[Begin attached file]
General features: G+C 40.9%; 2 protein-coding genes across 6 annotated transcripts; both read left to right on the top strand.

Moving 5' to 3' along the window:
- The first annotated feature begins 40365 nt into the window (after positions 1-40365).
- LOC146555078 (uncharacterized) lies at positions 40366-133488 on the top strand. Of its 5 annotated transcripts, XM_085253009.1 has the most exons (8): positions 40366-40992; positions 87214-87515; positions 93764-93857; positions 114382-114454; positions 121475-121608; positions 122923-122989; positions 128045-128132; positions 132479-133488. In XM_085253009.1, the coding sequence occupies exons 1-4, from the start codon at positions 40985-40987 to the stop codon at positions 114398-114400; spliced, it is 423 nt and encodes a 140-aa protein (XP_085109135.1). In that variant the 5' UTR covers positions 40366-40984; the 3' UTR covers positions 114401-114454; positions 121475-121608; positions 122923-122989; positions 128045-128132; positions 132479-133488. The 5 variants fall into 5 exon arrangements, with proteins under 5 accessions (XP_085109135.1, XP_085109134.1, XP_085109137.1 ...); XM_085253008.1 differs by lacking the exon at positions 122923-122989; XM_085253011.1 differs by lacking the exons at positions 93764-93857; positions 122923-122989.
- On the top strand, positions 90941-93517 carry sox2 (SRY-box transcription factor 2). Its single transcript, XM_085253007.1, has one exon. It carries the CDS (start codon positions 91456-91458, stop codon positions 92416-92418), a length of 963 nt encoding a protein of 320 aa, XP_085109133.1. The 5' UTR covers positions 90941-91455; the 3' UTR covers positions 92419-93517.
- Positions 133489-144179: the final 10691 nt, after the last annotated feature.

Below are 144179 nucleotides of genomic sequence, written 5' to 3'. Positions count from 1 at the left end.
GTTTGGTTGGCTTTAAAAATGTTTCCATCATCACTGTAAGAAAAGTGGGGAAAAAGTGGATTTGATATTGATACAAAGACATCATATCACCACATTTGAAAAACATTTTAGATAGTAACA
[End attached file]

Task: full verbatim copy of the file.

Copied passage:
General features: G+C 40.9%; 2 protein-coding genes across 6 annotated transcripts; both read left to right on the top strand.

Moving 5' to 3' along the window:
- The first annotated feature begins 40365 nt into the window (after positions 1-40365).
- LOC146555078 (uncharacterized) lies at positions 40366-133488 on the top strand. Of its 5 annotated transcripts, XM_085253009.1 has the most exons (8): positions 40366-40992; positions 87214-87515; positions 93764-93857; positions 114382-114454; positions 121475-121608; positions 122923-122989; positions 128045-128132; positions 132479-133488. In XM_085253009.1, the coding sequence occupies exons 1-4, from the start codon at positions 40985-40987 to the stop codon at positions 114398-114400; spliced, it is 423 nt and encodes a 140-aa protein (XP_085109135.1). In that variant the 5' UTR covers positions 40366-40984; the 3' UTR covers positions 114401-114454; positions 121475-121608; positions 122923-122989; positions 128045-128132; positions 132479-133488. The 5 variants fall into 5 exon arrangements, with proteins under 5 accessions (XP_085109135.1, XP_085109134.1, XP_085109137.1 ...); XM_085253008.1 differs by lacking the exon at positions 122923-122989; XM_085253011.1 differs by lacking the exons at positions 93764-93857; positions 122923-122989.
- On the top strand, positions 90941-93517 carry sox2 (SRY-box transcription factor 2). Its single transcript, XM_085253007.1, has one exon. It carries the CDS (start codon positions 91456-91458, stop codon positions 92416-92418), a length of 963 nt encoding a protein of 320 aa, XP_085109133.1. The 5' UTR covers positions 90941-91455; the 3' UTR covers positions 92419-93517.
- Positions 133489-144179: the final 10691 nt, after the last annotated feature.

Below are 144179 nucleotides of genomic sequence, written 5' to 3'. Positions count from 1 at the left end.
GTTTGGTTGGCTTTAAAAATGTTTCCATCATCACTGTAAGAAAAGTGGGGAAAAAGTGGATTTGATATTGATACAAAGACATCATATCACCACATTTGAAAAACATTTTAGATAGTAACA